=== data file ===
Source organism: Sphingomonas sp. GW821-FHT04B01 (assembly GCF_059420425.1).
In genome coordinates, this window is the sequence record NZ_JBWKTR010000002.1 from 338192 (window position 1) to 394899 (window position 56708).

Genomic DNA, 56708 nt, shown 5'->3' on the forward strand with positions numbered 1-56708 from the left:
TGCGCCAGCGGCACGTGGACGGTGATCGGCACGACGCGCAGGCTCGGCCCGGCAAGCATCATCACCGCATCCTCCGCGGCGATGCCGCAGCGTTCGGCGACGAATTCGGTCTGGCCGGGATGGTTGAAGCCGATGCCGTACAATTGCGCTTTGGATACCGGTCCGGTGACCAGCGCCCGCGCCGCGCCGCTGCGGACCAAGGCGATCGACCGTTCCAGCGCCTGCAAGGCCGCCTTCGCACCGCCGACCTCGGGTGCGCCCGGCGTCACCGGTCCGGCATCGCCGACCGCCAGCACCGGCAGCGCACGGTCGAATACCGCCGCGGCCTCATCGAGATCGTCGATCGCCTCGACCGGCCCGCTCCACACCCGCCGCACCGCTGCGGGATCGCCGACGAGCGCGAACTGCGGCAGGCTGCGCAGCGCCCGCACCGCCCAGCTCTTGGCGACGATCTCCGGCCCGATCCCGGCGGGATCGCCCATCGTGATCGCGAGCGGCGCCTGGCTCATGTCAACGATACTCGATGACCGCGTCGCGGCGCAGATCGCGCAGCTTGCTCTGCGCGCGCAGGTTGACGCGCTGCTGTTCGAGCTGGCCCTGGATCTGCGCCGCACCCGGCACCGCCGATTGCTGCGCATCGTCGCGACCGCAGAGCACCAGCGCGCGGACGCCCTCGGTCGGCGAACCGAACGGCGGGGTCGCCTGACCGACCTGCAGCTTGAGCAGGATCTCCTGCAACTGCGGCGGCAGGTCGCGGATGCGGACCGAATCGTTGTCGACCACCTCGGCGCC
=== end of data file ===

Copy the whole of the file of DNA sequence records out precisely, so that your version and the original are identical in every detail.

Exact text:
Source organism: Sphingomonas sp. GW821-FHT04B01 (assembly GCF_059420425.1).
In genome coordinates, this window is the sequence record NZ_JBWKTR010000002.1 from 338192 (window position 1) to 394899 (window position 56708).

Genomic DNA, 56708 nt, shown 5'->3' on the forward strand with positions numbered 1-56708 from the left:
TGCGCCAGCGGCACGTGGACGGTGATCGGCACGACGCGCAGGCTCGGCCCGGCAAGCATCATCACCGCATCCTCCGCGGCGATGCCGCAGCGTTCGGCGACGAATTCGGTCTGGCCGGGATGGTTGAAGCCGATGCCGTACAATTGCGCTTTGGATACCGGTCCGGTGACCAGCGCCCGCGCCGCGCCGCTGCGGACCAAGGCGATCGACCGTTCCAGCGCCTGCAAGGCCGCCTTCGCACCGCCGACCTCGGGTGCGCCCGGCGTCACCGGTCCGGCATCGCCGACCGCCAGCACCGGCAGCGCACGGTCGAATACCGCCGCGGCCTCATCGAGATCGTCGATCGCCTCGACCGGCCCGCTCCACACCCGCCGCACCGCTGCGGGATCGCCGACGAGCGCGAACTGCGGCAGGCTGCGCAGCGCCCGCACCGCCCAGCTCTTGGCGACGATCTCCGGCCCGATCCCGGCGGGATCGCCCATCGTGATCGCGAGCGGCGCCTGGCTCATGTCAACGATACTCGATGACCGCGTCGCGGCGCAGATCGCGCAGCTTGCTCTGCGCGCGCAGGTTGACGCGCTGCTGTTCGAGCTGGCCCTGGATCTGCGCCGCACCCGGCACCGCCGATTGCTGCGCATCGTCGCGACCGCAGAGCACCAGCGCGCGGACGCCCTCGGTCGGCGAACCGAACGGCGGGGTCGCCTGACCGACCTGCAGCTTGAGCAGGATCTCCTGCAACTGCGGCGGCAGGTCGCGGATGCGGACCGAATCGTTGTCGACCACCTCGGCGCC